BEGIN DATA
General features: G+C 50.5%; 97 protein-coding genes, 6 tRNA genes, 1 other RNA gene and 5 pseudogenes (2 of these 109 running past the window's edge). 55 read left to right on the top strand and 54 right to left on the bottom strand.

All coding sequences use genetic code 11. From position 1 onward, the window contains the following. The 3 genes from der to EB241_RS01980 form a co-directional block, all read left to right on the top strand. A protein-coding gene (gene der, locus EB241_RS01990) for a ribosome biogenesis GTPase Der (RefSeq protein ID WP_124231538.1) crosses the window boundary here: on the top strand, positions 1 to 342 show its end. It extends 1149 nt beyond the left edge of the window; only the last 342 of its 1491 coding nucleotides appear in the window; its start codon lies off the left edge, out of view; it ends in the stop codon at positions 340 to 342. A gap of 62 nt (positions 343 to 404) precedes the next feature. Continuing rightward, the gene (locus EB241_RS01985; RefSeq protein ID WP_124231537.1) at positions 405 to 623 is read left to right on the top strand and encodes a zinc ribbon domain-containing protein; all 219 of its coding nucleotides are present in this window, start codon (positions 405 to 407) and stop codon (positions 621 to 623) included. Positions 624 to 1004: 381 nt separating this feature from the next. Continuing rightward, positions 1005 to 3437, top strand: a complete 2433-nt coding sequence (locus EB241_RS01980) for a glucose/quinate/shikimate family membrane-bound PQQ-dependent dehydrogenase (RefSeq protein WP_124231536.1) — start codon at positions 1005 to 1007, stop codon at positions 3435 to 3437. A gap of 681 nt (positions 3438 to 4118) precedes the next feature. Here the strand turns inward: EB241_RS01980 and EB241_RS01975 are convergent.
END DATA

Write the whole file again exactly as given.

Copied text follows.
General features: G+C 50.5%; 97 protein-coding genes, 6 tRNA genes, 1 other RNA gene and 5 pseudogenes (2 of these 109 running past the window's edge). 55 read left to right on the top strand and 54 right to left on the bottom strand.

All coding sequences use genetic code 11. From position 1 onward, the window contains the following. The 3 genes from der to EB241_RS01980 form a co-directional block, all read left to right on the top strand. A protein-coding gene (gene der, locus EB241_RS01990) for a ribosome biogenesis GTPase Der (RefSeq protein ID WP_124231538.1) crosses the window boundary here: on the top strand, positions 1 to 342 show its end. It extends 1149 nt beyond the left edge of the window; only the last 342 of its 1491 coding nucleotides appear in the window; its start codon lies off the left edge, out of view; it ends in the stop codon at positions 340 to 342. A gap of 62 nt (positions 343 to 404) precedes the next feature. Continuing rightward, the gene (locus EB241_RS01985; RefSeq protein ID WP_124231537.1) at positions 405 to 623 is read left to right on the top strand and encodes a zinc ribbon domain-containing protein; all 219 of its coding nucleotides are present in this window, start codon (positions 405 to 407) and stop codon (positions 621 to 623) included. Positions 624 to 1004: 381 nt separating this feature from the next. Continuing rightward, positions 1005 to 3437, top strand: a complete 2433-nt coding sequence (locus EB241_RS01980) for a glucose/quinate/shikimate family membrane-bound PQQ-dependent dehydrogenase (RefSeq protein WP_124231536.1) — start codon at positions 1005 to 1007, stop codon at positions 3435 to 3437. A gap of 681 nt (positions 3438 to 4118) precedes the next feature. Here the strand turns inward: EB241_RS01980 and EB241_RS01975 are convergent.